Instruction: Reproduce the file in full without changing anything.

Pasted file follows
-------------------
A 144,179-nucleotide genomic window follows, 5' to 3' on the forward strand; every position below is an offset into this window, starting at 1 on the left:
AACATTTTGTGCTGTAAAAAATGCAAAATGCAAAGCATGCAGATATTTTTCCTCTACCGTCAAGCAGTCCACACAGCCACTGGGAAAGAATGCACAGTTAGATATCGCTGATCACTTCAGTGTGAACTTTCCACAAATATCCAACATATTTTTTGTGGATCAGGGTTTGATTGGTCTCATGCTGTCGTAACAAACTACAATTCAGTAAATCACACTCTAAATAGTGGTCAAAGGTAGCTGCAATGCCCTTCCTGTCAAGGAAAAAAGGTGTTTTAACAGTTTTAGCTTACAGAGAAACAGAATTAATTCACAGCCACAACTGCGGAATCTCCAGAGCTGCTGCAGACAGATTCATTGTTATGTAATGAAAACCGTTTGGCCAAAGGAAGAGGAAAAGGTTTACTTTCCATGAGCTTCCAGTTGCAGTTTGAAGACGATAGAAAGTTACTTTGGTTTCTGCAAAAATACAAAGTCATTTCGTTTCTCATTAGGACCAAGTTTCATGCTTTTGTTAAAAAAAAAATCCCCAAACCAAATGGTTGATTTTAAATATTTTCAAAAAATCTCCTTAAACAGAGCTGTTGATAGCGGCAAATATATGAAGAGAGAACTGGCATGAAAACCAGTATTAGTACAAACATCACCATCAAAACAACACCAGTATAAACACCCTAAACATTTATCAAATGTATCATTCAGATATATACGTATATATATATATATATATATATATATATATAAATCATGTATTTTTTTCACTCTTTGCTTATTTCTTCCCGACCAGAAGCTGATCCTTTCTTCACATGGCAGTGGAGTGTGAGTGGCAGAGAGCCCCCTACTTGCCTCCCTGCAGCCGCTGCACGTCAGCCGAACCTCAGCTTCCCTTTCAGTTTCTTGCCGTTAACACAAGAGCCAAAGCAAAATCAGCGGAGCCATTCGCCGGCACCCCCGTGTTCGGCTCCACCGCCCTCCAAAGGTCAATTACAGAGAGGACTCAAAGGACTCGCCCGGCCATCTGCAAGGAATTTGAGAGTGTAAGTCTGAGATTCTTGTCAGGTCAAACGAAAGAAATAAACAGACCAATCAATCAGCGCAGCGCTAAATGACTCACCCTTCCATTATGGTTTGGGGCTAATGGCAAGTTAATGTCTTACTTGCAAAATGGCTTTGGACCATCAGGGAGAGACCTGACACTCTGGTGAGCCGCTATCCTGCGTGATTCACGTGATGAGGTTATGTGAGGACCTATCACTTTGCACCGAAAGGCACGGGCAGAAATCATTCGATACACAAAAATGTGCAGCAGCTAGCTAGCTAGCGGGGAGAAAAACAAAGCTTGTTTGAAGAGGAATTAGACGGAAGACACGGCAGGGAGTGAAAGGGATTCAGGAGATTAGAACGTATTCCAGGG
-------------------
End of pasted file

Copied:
A 144,179-nucleotide genomic window follows, 5' to 3' on the forward strand; every position below is an offset into this window, starting at 1 on the left:
AACATTTTGTGCTGTAAAAAATGCAAAATGCAAAGCATGCAGATATTTTTCCTCTACCGTCAAGCAGTCCACACAGCCACTGGGAAAGAATGCACAGTTAGATATCGCTGATCACTTCAGTGTGAACTTTCCACAAATATCCAACATATTTTTTGTGGATCAGGGTTTGATTGGTCTCATGCTGTCGTAACAAACTACAATTCAGTAAATCACACTCTAAATAGTGGTCAAAGGTAGCTGCAATGCCCTTCCTGTCAAGGAAAAAAGGTGTTTTAACAGTTTTAGCTTACAGAGAAACAGAATTAATTCACAGCCACAACTGCGGAATCTCCAGAGCTGCTGCAGACAGATTCATTGTTATGTAATGAAAACCGTTTGGCCAAAGGAAGAGGAAAAGGTTTACTTTCCATGAGCTTCCAGTTGCAGTTTGAAGACGATAGAAAGTTACTTTGGTTTCTGCAAAAATACAAAGTCATTTCGTTTCTCATTAGGACCAAGTTTCATGCTTTTGTTAAAAAAAAAATCCCCAAACCAAATGGTTGATTTTAAATATTTTCAAAAAATCTCCTTAAACAGAGCTGTTGATAGCGGCAAATATATGAAGAGAGAACTGGCATGAAAACCAGTATTAGTACAAACATCACCATCAAAACAACACCAGTATAAACACCCTAAACATTTATCAAATGTATCATTCAGATATATACGTATATATATATATATATATATATATATATATAAATCATGTATTTTTTTCACTCTTTGCTTATTTCTTCCCGACCAGAAGCTGATCCTTTCTTCACATGGCAGTGGAGTGTGAGTGGCAGAGAGCCCCCTACTTGCCTCCCTGCAGCCGCTGCACGTCAGCCGAACCTCAGCTTCCCTTTCAGTTTCTTGCCGTTAACACAAGAGCCAAAGCAAAATCAGCGGAGCCATTCGCCGGCACCCCCGTGTTCGGCTCCACCGCCCTCCAAAGGTCAATTACAGAGAGGACTCAAAGGACTCGCCCGGCCATCTGCAAGGAATTTGAGAGTGTAAGTCTGAGATTCTTGTCAGGTCAAACGAAAGAAATAAACAGACCAATCAATCAGCGCAGCGCTAAATGACTCACCCTTCCATTATGGTTTGGGGCTAATGGCAAGTTAATGTCTTACTTGCAAAATGGCTTTGGACCATCAGGGAGAGACCTGACACTCTGGTGAGCCGCTATCCTGCGTGATTCACGTGATGAGGTTATGTGAGGACCTATCACTTTGCACCGAAAGGCACGGGCAGAAATCATTCGATACACAAAAATGTGCAGCAGCTAGCTAGCTAGCGGGGAGAAAAACAAAGCTTGTTTGAAGAGGAATTAGACGGAAGACACGGCAGGGAGTGAAAGGGATTCAGGAGATTAGAACGTATTCCAGGG